Nirbhaya case: Swift justice required in rarest of rare cases, say lawyers

A judge hitting gavel with paper at wooden table. (Photo: Shutterstock)

As the seven-year-old Nirbhaya gang-rape and murder case comes to a close with the execution of four convicts in the matter, it has sparked another debate over the nature of law dealing with such cases.

According to several lawyers, the law is both corrective and retributive but swift justice is also required in rarest of rare cases, where there is no scope for reformation.

"We have become accustomed to having this sense of righteousness without looking at it from a social justice or human rights viewpoint. Our viewpoint is more layman's viewpoint than that of human rights," senior advocate Geeta Luthra told ANI.

She said that people have lost the perspective of what the purpose of justice really is.

"Originally, justice was retributive. Then the concept became deterrent. As we became more conscious of the fact that there is a need for correction of these individuals who do such dastardly things. The concept of justice became reformative. The fact is that the society has not moved along," Luthra said.

Senior Supreme Court lawyer Nidhesh Gupta said that law is to be both corrective and retributive and added that retributive justice requires a proportional response to an offence.

Delhi: Badrinath Singh, father of 2012 Delhi gang-rape victim shows victory sign, says, "Today is our victory and it happened because of media, society & Delhi police. You can understand what is inside my heart by my smile". pic.twitter.com/lGhzP2lPAV

— ANI (@ANI) March 20, 2020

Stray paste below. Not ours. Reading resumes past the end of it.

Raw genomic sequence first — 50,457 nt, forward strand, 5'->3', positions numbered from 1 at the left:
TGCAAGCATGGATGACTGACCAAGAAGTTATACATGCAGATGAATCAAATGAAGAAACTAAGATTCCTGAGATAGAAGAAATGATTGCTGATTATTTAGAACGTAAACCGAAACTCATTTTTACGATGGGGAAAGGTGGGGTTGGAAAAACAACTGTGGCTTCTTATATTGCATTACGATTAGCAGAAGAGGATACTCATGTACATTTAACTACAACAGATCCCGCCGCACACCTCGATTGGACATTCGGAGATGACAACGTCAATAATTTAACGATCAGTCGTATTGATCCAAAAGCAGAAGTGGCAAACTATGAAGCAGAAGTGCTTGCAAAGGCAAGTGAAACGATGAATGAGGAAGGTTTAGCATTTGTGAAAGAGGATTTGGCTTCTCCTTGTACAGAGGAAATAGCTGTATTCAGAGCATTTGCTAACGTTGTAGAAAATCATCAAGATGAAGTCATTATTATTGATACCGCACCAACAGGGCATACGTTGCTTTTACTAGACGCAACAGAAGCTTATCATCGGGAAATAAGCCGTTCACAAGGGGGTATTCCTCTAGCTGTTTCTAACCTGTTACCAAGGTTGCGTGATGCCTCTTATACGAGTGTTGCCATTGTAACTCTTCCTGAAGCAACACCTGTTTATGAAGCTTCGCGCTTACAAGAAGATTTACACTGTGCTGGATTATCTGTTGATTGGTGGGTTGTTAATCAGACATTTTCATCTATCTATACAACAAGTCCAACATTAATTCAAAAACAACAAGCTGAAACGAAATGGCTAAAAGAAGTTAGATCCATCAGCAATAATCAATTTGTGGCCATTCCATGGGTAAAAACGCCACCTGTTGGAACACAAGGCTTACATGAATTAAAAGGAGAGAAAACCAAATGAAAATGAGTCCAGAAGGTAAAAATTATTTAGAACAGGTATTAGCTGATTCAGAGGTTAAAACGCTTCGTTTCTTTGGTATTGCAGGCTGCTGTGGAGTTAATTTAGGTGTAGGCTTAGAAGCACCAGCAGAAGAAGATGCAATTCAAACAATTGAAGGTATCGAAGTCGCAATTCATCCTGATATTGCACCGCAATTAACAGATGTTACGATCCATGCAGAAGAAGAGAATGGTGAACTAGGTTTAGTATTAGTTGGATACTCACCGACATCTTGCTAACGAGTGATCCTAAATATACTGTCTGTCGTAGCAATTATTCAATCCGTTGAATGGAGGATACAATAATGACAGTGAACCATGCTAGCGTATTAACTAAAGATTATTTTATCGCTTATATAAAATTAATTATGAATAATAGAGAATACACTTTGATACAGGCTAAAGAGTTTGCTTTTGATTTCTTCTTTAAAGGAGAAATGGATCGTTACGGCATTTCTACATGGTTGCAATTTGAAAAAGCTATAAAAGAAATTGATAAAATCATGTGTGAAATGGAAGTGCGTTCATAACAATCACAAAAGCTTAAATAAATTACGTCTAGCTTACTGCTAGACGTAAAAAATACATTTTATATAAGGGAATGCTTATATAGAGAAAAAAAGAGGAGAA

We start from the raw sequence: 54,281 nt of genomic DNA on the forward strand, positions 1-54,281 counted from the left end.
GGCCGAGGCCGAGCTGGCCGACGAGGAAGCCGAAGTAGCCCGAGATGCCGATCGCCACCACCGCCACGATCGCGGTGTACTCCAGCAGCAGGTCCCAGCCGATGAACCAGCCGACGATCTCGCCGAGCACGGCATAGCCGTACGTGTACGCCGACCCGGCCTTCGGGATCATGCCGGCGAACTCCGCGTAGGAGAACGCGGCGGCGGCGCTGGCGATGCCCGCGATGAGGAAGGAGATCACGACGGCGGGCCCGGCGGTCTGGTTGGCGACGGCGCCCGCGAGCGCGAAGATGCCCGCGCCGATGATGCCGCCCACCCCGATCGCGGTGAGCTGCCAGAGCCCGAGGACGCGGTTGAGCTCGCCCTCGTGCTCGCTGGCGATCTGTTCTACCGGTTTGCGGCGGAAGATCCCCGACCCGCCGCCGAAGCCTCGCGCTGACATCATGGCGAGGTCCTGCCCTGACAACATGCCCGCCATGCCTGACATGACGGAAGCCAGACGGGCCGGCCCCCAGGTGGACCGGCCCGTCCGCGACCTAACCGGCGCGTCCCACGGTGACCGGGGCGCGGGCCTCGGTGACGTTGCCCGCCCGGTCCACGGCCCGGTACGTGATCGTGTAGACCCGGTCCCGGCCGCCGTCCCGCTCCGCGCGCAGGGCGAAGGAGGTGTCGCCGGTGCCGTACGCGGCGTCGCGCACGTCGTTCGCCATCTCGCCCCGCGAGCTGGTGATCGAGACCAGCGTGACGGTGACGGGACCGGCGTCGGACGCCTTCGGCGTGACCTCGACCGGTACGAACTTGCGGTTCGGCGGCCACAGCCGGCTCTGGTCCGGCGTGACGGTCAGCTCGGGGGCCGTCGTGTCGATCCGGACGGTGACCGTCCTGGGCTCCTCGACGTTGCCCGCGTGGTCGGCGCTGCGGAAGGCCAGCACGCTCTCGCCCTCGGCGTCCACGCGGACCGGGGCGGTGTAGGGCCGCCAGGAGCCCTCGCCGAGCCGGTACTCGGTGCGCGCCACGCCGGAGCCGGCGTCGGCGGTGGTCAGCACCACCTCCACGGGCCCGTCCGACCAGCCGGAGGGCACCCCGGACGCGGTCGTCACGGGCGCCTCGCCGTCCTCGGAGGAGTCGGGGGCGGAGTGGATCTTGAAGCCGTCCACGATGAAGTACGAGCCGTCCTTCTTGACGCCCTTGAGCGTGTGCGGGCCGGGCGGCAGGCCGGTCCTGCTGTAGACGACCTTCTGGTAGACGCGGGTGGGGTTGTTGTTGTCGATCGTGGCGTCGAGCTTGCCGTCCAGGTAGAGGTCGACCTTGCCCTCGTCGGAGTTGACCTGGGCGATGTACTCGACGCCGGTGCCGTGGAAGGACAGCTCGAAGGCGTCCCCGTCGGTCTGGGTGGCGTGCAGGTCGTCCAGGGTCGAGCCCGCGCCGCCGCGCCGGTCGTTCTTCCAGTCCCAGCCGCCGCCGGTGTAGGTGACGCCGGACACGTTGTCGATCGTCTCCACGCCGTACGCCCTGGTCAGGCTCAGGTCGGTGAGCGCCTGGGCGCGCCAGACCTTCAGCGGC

"In cases of heinous crimes, the larger public policy that the wrongdoer is shown the 'iron hand of law' which in turn acts as a deterrent to other potential wrongdoers, thereby reducing the commission of offences," Gupta said.

On the other hand, advocate Tanya Aggarwal said that law should be corrective and not retributive.

"An eye for an eye would make the whole world blind. The justice system should work towards minimizing crime which will automatically minimize criminals," Agarwal said.

#WATCH Asha Devi, mother of 2012 Delhi gang rape victim says, "As soon as I returned from Supreme Court, I hugged the picture of my daughter and said today you got justice". pic.twitter.com/OKXnS3iwLr

— ANI (@ANI) March 20, 2020

Some lawyers also supported strict punishments and defended continuing capital punishment.

Delhi: Asha Devi, Badrinath Singh, and their lawyer Seema Kushwaha show victory sign after the convicts were hanged till death after a 7-year-long legal battle. #NirbhayaVerdict pic.twitter.com/eQSt4rtLWT

— ANI (@ANI) March 20, 2020

"In a diabolical crime like Nirbhaya gang rape, the courts have to render swift justice by conducting the trials in a fast track court. Since this was a rarest of rare case, it required capital punishment. The punishment should act as a deterrent to other criminals," Senior Advocate Vikas Pahwa said.

He said that the duty of the courts is not only to punish the guilty but also to protect the innocent and give justice to the victims of the crime.

Noted criminal lawyer Ashish Dixit said, "Law is always corrective, but the present case is of such horrific nature that punishment should be deterrent enough to convey a message to society. No law is retributive, in our country we follow a system where the law is a cocktail of deterrence and reform.



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